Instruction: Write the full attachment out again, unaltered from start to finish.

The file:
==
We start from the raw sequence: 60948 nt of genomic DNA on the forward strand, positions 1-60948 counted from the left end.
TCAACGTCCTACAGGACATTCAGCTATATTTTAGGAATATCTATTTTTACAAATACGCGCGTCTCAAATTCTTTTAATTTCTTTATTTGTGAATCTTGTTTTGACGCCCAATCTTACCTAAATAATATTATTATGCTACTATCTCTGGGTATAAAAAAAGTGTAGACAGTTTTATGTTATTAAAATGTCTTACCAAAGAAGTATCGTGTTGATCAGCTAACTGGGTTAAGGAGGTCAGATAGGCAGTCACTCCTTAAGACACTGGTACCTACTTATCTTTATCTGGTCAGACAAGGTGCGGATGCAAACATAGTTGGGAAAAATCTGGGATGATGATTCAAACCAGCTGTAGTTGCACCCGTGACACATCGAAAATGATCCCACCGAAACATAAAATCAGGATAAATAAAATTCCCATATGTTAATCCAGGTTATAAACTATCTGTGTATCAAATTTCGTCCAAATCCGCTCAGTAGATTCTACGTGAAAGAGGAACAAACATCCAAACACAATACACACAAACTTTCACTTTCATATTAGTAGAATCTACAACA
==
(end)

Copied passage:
We start from the raw sequence: 60948 nt of genomic DNA on the forward strand, positions 1-60948 counted from the left end.
TCAACGTCCTACAGGACATTCAGCTATATTTTAGGAATATCTATTTTTACAAATACGCGCGTCTCAAATTCTTTTAATTTCTTTATTTGTGAATCTTGTTTTGACGCCCAATCTTACCTAAATAATATTATTATGCTACTATCTCTGGGTATAAAAAAAGTGTAGACAGTTTTATGTTATTAAAATGTCTTACCAAAGAAGTATCGTGTTGATCAGCTAACTGGGTTAAGGAGGTCAGATAGGCAGTCACTCCTTAAGACACTGGTACCTACTTATCTTTATCTGGTCAGACAAGGTGCGGATGCAAACATAGTTGGGAAAAATCTGGGATGATGATTCAAACCAGCTGTAGTTGCACCCGTGACACATCGAAAATGATCCCACCGAAACATAAAATCAGGATAAATAAAATTCCCATATGTTAATCCAGGTTATAAACTATCTGTGTATCAAATTTCGTCCAAATCCGCTCAGTAGATTCTACGTGAAAGAGGAACAAACATCCAAACACAATACACACAAACTTTCACTTTCATATTAGTAGAATCTACAACA